IoT in Healthcare: Apps, Benefits, and Challenges
IoT in Healthcare: Apps, Benefits, and Challenges
What are the challenges facing healthcare that IoT can help solve, and how can connected devices and data help both providers and patients?
Join the DZone community and get the full member experience.Join For Free
The healthcare industry is in a state of great despair. Healthcare services are costlier than ever, the global population is aging, and the number of chronic diseases are on a rise.
What we are approaching is a world where basic healthcare might become out of reach for most people — a large section of society would become unproductive owing to old age, and people would be more prone to chronic disease. Isn’t that the end of the world we suspected?
IoT app development to the rescue.
While technology can’t stop the population from aging or eradicate chronic diseases at once, it can at least make healthcare easier on the pocket and in terms of accessibility.
Medical diagnostics consume a large part of hospital bills. Technology can move the routines of medical checks from a hospital (hospital-centric) to the patient’s home (home-centric). The right diagnosis will also lessen the need for hospitalization.
But IoT has extensive applicability in numerous areas, including healthcare. The full application of this paradigm in healthcare is a mutual hope because it allows both medical centers to function more competently and patients to obtain better treatment.
With the use of this technology-based healthcare method, there is an unparalleled prospect to improve the quality and efficiency of treatment and, accordingly, improve the health of the patients.
1. Simultaneous Reporting and Monitoring
Real-time monitoring via connected devices can save lives in the event of a medical emergency like heart failure, diabetes, asthma attacks, etc. With real-time monitoring of the condition in place by means of a smart medical device connected to a smartphone app, connected devices can collect medical and other required health data and use the smartphone to transfer collected information to a physician.
The Center of Connected Health Policy conducted a study that indicates that there was a 50% reduction in 30-day readmission rate because of remote patient monitoring of heart failure patients.
The IoT device collects and transfers health data: blood pressure, oxygen and blood sugar levels, weight, and ECGs. These data are stored in the cloud and can be shared with an authorized person, who could be a physician, your insurance company, a participating health firm, or an external consultant, to allow them to look at the collected data regardless of their location, time, or device.
2. End-to-End Connectivity and Affordability
IoT can automate the patient care workflow with the help of a healthcare mobility solution and other new technologies, combined with next-gen healthcare facilities. IoT enables interoperability, machine-to-machine communication, information exchange, and data movement to make healthcare delivery more effective.
Connectivity protocols like Bluetooth LE, Wi-Fi, Z-wave, ZigBee, and other modern protocols allow healthcare personnel to change the way they spot illnesses and ailments in patients and can also innovate revolutionary ways of treatment.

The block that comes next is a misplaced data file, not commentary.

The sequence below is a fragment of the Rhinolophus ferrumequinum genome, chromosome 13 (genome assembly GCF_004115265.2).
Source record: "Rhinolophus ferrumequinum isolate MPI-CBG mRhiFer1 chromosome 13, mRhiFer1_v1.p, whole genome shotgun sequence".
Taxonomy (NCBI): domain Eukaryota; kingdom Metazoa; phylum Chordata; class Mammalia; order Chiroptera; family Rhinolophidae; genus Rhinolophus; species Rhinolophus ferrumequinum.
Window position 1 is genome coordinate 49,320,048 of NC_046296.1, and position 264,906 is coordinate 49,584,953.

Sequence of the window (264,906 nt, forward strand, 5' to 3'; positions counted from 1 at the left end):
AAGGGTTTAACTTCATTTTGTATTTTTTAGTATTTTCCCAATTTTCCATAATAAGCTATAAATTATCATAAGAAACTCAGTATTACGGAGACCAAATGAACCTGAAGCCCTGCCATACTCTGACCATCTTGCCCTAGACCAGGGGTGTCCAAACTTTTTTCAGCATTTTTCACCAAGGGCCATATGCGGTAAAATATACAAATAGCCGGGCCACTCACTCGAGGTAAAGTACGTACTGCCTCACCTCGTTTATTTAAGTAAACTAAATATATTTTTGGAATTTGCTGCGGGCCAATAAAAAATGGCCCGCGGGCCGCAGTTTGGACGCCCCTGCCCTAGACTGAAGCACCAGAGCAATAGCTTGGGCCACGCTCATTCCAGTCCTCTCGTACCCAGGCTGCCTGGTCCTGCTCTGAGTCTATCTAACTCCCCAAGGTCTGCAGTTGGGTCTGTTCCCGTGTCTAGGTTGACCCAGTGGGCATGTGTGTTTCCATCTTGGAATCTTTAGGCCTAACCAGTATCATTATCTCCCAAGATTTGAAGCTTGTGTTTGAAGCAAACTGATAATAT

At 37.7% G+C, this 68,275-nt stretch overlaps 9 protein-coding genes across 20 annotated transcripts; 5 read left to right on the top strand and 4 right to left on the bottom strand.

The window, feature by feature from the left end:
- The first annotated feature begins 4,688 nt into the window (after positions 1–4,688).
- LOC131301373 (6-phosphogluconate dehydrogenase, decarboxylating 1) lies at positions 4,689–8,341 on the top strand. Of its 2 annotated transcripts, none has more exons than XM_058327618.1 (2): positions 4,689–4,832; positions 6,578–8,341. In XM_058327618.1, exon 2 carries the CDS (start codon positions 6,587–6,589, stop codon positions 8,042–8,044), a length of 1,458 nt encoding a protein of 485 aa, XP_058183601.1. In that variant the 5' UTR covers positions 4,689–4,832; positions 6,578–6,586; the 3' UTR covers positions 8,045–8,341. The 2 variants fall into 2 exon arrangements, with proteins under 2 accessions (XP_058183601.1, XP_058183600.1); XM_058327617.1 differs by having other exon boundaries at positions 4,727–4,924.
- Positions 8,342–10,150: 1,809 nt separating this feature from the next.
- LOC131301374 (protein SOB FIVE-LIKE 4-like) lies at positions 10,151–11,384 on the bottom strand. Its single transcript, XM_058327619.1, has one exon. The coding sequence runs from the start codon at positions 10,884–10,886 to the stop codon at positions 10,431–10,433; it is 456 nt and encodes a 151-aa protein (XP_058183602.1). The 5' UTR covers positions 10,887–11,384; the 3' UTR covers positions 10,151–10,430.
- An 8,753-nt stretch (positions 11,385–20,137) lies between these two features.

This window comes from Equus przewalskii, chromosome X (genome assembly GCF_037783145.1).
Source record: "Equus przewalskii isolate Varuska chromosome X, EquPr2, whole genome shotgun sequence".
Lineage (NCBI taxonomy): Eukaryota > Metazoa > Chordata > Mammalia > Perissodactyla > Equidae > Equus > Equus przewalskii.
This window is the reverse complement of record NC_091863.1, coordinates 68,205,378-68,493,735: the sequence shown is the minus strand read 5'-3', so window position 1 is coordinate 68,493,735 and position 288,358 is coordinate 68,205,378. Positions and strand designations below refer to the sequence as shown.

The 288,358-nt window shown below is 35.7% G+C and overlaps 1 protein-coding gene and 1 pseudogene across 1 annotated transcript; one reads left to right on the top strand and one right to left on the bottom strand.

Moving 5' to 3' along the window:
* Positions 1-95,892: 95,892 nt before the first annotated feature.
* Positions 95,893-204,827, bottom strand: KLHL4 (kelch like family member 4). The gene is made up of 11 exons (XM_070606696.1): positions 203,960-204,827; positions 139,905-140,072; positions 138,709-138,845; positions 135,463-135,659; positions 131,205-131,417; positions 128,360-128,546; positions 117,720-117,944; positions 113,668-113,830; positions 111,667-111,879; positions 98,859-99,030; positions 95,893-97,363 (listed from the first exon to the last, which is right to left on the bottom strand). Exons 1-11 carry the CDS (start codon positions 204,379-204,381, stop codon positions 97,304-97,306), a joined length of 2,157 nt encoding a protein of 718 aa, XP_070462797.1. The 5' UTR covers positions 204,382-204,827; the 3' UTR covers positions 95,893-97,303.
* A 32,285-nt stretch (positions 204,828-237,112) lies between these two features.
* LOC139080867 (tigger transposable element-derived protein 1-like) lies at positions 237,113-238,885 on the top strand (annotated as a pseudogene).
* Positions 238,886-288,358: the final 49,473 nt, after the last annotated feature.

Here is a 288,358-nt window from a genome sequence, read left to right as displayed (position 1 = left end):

Consequently, a technology-driven setup brings down the cost by cutting down unnecessary visits, utilizing better quality resources, and improving the allocation and planning.
3. Data Assortment and Analysis
The vast amount of data that a healthcare device sends in a very short time, owing to their real-time functionality, is hard to store and manage if access to the cloud is unavailable. Even healthcare providers acquiring and analyzing data originating from multiple devices and sources is a tough bet.
IoT devices can collect, report, and analyze the data in real time and cut the need to store the raw data. This all can happen over the cloud with the providers only getting access to final reports.
Moreover, healthcare operations allow organizations to get vital healthcare analytics and data-driven insights, which speed up decision-making and are less prone to errors.
4. Tracking and Alerts
Timely alerts are critical during life-threatening circumstances. IoT allows devices to gather vital data and transfer that data to doctors for real-time tracking while dropping notifications to people about critical parts via mobile apps and other linked devices.
Reports and alerts give a firm opinion about a patient’s condition, irrespective of place and time. It also helps providers make well-versed decisions and provide timely treatment.
Thus, IoT enables real-time alerting, tracking, and monitoring, which permits hands-on treatments, better accuracy, apt intervention by doctors, and improves complete patient care delivery results.
5. Remote Medical Assistance
In the event of an emergency, patients can contact a doctor who is many kilometers away with a smart mobile app. With mobility solutions in healthcare, the medics can instantly check the patient and identify ailments on-the-go.
Also, numerous healthcare delivery chains that are forecasting the ability to build machines that can distribute drugs on the basis of a patient’s prescription and ailment-related data available via linked devices.
IoT will improve patient care. This, in turn, will cut on people’s expense on healthcare. IoT changes the way the facilities are delivered to the healthcare industry. These technologies improve the product, causing a larger effect by bringing together minor changes.
Published at DZone with permission of Nasrullah Patel , DZone MVB. See the original article here.
Opinions expressed by DZone contributors are their own.